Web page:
How readily are final injunctions granted in patent litigation proceedings?
Although the Court has a discretion whether to grant a permanent injunction, permanent injunctions prohibiting a respondent from engaging in specific activities in relation to a patent for the duration of its term are usually imposed.
Unlike the position under United States law, there is no requirement that the Court must find that an award of damages would be an inadequate remedy before a permanent injunction is granted.
If validity and infringement are proven in main proceedings the courts will grant a final injunction, which upon becoming enforceable forces the defendant to immediately stop all infringing activities (see Questions 4 and 5).
Public interests are rarely taken into account in the decision to grant a final injunction. There is no possibility that instead of an injunction the payment of royalties is ordered.
Under certain circumstances, the infringer may potentially claim a compulsory license in a separate proceeding (Sec 36 and 37 PA). However, this has little relevance in practice (the last decision on compulsory licenses dates back to 1972).
Permanent injunctions are mandatory upon the finding of infringement.
As discussed above, although permanent injunctive relief is an equitable remedy at the court’s discretion, it is typically awarded where the court has found a patent to be valid and infringed.
For patent litigations, the court judgments would mostly enforce a final injunction along with an award of damages. However, the court may, based on the consideration for national interests and public interest, opt not to rule that the respondent stop the infringement, and instead order the respondent to pay the corresponding reasonable expenses. As for the account of the expense, there is no clear legal provisions and it is judge’s discretion.
The granting of an injunction is not discretionary if infringement is found by the court.
A permanent injunction request is quasi-systematically granted when the patent is declared valid and infringed, provided that such injunction be requested by the claimant.
In very few cases the judge may discretionary refuse to grant a permanent injunction, notably on the basis that the infringer has ceased its activity or has already undertaken to put an end to the infringement or the patent is about to expire.
An injunction is granted automatically in case the court finds the product/process to infringe the patent. The court has no discretion; other factors, such as public interest, are generally irrelevant and are not to be considered.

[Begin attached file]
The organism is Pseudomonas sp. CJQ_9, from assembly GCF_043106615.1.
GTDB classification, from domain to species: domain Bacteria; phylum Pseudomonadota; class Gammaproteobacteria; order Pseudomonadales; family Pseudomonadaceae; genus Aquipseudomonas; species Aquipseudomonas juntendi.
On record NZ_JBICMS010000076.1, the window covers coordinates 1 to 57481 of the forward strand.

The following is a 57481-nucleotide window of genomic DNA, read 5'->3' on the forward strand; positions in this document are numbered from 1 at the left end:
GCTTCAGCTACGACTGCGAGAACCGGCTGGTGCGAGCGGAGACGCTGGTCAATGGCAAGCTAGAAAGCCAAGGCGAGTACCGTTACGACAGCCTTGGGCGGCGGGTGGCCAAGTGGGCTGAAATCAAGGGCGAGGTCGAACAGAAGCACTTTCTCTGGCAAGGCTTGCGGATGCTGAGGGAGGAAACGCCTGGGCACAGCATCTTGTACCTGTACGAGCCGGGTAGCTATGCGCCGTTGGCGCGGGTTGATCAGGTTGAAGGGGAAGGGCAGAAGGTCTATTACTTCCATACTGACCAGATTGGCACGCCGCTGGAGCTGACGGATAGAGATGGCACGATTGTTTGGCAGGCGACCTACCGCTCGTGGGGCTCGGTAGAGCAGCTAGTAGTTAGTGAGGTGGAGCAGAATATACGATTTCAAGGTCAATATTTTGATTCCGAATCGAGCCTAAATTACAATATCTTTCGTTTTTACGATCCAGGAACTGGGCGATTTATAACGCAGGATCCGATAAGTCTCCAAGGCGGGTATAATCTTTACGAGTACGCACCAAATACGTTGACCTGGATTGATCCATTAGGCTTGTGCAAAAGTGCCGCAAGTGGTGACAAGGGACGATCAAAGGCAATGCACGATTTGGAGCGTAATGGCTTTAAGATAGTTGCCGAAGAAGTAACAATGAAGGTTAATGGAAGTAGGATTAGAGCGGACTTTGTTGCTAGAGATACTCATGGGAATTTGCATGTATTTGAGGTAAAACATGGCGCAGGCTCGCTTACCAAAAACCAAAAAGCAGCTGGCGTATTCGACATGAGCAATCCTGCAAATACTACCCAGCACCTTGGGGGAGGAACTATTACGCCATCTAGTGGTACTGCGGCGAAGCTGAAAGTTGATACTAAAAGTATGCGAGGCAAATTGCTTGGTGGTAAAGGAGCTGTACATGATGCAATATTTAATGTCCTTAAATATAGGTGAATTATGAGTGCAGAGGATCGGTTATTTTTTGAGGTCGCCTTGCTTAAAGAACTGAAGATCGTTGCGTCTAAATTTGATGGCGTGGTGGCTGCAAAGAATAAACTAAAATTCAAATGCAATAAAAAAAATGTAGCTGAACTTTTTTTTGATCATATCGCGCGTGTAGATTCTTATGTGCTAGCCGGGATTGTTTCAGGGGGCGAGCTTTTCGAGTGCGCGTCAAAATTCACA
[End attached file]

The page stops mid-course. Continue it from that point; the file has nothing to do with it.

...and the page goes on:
In order for a petitioner to be granted a permanent injunction, it must prove the existence of serious infringement. The petitioner must also prove novelty and inventive step of the invention, if the defendant raises objections in this respect.
Where the patentee is able to prove infringement after final arguments, in most cases injunction follows. However, the courts have held that any permanent injunction shall be granted only for the term of the patent. A mere delay would not be a reason enough for refusal of a permanent injunction. Courts have inherent powers to grant injunctions. Only acquiescence or totally unexplained delay is a defense. The Defendant using laches as a ground of defense would have to establish that the delay was unreasonable and without cause and that such delay materially prejudiced him or her. Injunction may not be granted where the terms of patent was to expire in few months. In F. Hoffmann La Roche v Cipla, RFA (OS) 92/2012 order dated 8th December 2015, the Delhi High Court held that since the patent was expiring in 3-4 months and there was no injunction operating against the Defendant, the Court despite holding infringement held that instead of an injunction, the Defendant would be liable to render accounts concerning manufacture and sale of the infringing product.
Final injunctions are routinely granted if the plaintiff is successful at the trial of the action where there is an act to be restrained on an on-going basis and damages alone are not an adequate remedy. However, as a general principle of Irish law, the Irish Courts may refuse to grant a final injunction if it is considered that an award of damages alone would be an adequate remedy.